Clara's attacker was arrested, tried and convicted to seven-and-a-half years in prison. "It seems like very little time," she says. "In these cases, the conviction always seems insufficient to me."
Spate of sex attacks in Alicante leads to four arrests
Over the last year, Alicante has been home to at least four serial rapists. The fear they sowed, especially among women, was reflected on Facebook and other social media. Many of the attacks took place in the victims' own garages. All four have been arrested and jailed. The latest one to be captured is Francisco José G. C., 38, who worked as a computer studies teacher at several centers until his arrest last week. The police are accusing him of nine rapes. The others are two Romanian nationals charged with three assaults and two attempted rapes, and a citizen of Equatorial Guinea, accused of three rapes.
The computer expert began attacking women in 1998, when he allegedly raped a 30-year-old woman inside a garage in San Vicente del Raspeig, a municipality of 55,000 residents six kilometers from the city of Alicante. The victim described her attacker as being 1.75 meters tall, with a heavy build and long curly hair. The police lost his trail until 2005, when a 45-year-old woman reported a similar attack in her own garage by someone who fit the same description.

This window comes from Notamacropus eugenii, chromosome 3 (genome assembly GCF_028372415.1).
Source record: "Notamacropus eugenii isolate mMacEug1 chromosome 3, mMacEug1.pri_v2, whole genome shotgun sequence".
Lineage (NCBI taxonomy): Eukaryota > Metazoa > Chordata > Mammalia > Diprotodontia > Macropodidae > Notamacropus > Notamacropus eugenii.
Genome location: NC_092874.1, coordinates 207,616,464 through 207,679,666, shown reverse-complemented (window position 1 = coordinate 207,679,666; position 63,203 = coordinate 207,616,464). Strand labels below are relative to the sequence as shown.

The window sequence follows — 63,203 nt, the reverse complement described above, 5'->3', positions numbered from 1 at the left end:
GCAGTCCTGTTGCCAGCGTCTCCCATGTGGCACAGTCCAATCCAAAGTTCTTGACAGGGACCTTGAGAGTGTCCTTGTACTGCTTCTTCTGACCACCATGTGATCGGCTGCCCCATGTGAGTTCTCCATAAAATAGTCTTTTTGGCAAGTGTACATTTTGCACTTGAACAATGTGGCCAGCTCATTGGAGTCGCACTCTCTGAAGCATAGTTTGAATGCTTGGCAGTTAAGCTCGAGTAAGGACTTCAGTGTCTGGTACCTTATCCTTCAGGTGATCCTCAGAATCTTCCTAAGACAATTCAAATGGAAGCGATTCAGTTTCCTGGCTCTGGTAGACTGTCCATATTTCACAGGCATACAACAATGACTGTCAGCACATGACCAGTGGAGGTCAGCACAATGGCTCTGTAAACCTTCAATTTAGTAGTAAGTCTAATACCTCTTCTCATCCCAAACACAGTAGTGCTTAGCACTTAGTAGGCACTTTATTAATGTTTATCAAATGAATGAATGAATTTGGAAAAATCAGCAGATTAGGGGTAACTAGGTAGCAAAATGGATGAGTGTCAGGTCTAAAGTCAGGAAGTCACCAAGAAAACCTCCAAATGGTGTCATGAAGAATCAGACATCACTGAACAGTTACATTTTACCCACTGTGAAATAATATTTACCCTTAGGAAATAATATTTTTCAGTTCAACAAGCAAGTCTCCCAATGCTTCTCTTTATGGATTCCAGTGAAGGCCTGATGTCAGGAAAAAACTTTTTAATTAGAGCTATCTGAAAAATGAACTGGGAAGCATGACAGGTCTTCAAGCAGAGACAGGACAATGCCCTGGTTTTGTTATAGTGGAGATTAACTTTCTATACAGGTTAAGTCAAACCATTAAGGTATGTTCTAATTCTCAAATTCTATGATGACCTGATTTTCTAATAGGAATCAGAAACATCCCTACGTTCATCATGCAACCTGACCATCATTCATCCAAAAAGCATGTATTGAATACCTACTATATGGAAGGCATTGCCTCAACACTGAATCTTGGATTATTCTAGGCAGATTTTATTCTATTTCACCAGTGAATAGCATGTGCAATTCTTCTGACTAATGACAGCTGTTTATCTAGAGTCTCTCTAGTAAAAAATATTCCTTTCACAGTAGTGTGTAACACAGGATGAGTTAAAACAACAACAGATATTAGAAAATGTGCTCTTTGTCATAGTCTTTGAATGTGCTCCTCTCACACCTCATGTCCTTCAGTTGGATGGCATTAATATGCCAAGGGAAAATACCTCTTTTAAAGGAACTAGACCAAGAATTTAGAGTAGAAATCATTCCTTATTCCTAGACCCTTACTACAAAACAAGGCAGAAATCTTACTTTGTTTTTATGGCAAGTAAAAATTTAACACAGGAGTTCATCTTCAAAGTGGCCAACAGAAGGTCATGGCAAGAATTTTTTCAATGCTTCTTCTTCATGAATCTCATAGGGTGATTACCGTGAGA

Then, for the next five years, the rapist did not act again - or at least there were no registered complaints until 2010. This time, the victim was a 25-year-old woman, also inside a garage in Alicante.
From then on, more attacks followed in close succession. In 2011, a curly-haired individual raped one woman in July, another in August and two more in December. All the attacks took place inside garages late at night. The rapist always threatened his victims with a knife that had a red handle. He did not hide his face and did not use a condom. Thanks to this fact, the police were able to extract a DNA sample and compare it with existing databanks kept by forensic police, resulting in a match with the rapist who had been active in the area since 1998.
The problem was, the DNA was anonymous - there was no name attached to it because the attacker did not have a police record. A month ago, the serial rapist reappeared: he attacked two women in close succession in garages near Alicante's Gran Vía avenue. Before raping them, he asked them whether they were married or single, if they had kids, and other details about their lives. For months, a special police unit had been handing out descriptions of the serial rapist, and many suspects were found, but none of them were recognized by the victims.
Then, last week, an off-duty police officer observed an individual who fitted the description doing outdoor sports in San Vicente del Raspeig. After phoning the precinct, a patrol car took him in for questioning.
The victims recognized him. They all said he was the man who raped them and then made them open the garage door so he could make his getaway, after taking their cellphones so they could not call the police immediately.